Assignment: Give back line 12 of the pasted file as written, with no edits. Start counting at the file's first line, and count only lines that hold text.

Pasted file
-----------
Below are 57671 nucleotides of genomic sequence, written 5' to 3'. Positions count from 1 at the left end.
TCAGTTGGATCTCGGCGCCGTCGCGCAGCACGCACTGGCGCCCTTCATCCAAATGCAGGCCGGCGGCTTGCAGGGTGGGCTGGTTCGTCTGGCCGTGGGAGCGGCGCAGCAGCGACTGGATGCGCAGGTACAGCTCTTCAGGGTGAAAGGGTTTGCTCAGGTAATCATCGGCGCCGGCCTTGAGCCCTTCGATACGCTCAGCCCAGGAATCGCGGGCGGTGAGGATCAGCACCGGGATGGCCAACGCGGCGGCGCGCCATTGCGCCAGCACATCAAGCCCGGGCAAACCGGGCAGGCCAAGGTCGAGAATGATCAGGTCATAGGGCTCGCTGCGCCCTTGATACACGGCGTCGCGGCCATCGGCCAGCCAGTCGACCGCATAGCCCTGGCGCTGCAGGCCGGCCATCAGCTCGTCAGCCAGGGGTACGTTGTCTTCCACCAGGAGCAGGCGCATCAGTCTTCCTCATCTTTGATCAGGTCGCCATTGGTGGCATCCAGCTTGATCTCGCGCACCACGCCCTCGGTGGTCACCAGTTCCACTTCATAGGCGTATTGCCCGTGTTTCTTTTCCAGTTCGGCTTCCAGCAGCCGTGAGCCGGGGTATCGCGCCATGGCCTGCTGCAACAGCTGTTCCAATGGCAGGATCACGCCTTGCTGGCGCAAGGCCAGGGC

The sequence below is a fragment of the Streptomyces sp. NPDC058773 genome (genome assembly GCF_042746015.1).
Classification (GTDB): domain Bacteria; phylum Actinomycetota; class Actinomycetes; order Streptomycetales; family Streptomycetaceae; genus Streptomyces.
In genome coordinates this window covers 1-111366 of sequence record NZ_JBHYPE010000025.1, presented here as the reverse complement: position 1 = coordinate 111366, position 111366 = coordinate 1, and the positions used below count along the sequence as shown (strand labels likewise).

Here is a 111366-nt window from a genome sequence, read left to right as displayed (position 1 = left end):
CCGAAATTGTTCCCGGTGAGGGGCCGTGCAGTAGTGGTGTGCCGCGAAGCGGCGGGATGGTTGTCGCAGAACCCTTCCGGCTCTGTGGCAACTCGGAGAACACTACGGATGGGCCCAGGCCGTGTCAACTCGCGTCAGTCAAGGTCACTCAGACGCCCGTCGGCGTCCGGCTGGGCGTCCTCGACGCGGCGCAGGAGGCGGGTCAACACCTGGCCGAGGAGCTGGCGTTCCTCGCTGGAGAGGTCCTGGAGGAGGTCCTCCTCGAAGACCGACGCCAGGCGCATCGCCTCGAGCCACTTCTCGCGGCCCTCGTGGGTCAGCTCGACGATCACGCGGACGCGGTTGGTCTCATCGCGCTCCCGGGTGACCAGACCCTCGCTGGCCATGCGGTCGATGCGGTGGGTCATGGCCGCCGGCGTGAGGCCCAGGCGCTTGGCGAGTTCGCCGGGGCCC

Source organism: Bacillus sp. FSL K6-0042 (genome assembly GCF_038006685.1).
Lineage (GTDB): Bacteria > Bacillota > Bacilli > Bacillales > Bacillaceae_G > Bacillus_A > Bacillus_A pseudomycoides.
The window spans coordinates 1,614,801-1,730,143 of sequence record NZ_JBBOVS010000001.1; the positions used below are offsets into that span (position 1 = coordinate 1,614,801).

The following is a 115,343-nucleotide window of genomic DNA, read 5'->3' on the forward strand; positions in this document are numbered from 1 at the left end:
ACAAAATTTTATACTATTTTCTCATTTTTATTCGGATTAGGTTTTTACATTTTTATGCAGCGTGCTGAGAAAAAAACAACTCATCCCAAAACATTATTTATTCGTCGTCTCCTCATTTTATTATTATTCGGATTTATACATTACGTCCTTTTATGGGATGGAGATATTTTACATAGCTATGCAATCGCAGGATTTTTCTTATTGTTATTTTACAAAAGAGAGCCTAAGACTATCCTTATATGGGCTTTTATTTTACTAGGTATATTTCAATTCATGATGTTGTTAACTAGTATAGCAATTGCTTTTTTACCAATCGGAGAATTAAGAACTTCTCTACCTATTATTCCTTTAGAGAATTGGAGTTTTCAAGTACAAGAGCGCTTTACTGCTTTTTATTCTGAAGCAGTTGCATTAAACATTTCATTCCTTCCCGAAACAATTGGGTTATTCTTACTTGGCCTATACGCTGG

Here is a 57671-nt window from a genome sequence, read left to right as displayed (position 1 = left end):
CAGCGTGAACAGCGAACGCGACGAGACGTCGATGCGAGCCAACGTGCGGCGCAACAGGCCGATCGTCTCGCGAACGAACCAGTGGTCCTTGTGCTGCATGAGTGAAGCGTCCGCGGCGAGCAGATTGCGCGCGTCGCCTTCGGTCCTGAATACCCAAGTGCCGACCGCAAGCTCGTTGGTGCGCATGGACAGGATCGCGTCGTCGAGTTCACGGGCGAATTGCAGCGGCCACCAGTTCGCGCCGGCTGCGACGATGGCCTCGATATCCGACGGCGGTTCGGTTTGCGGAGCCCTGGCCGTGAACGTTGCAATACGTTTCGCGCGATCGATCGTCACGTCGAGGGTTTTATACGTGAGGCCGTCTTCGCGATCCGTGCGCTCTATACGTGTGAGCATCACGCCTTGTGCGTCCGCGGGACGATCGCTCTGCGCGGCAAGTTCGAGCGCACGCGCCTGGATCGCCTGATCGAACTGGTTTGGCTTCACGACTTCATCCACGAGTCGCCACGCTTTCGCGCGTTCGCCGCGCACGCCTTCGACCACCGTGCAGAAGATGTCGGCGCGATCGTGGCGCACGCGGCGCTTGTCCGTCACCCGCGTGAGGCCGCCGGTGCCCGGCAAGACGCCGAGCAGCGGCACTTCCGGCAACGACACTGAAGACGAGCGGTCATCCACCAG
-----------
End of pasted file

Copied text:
ACAAAATTTTATACTATTTTCTCATTTTTATTCGGATTAGGTTTTTACATTTTTATGCAGCGTGCTGAGAAAAAAACAACTCATCCCAAAACATTATTTATTCGTCGTCTCCTCATTTTATTATTATTCGGATTTATACATTACGTCCTTTTATGGGATGGAGATATTTTACATAGCTATGCAATCGCAGGATTTTTCTTATTGTTATTTTACAAAAGAGAGCCTAAGACTATCCTTATATGGGCTTTTATTTTACTAGGTATATTTCAATTCATGATGTTGTTAACTAGTATAGCAATTGCTTTTTTACCAATCGGAGAATTAAGAACTTCTCTACCTATTATTCCTTTAGAGAATTGGAGTTTTCAAGTACAAGAGCGCTTTACTGCTTTTTATTCTGAAGCAGTTGCATTAAACATTTCATTCCTTCCCGAAACAATTGGGTTATTCTTACTTGGCCTATACGCTGG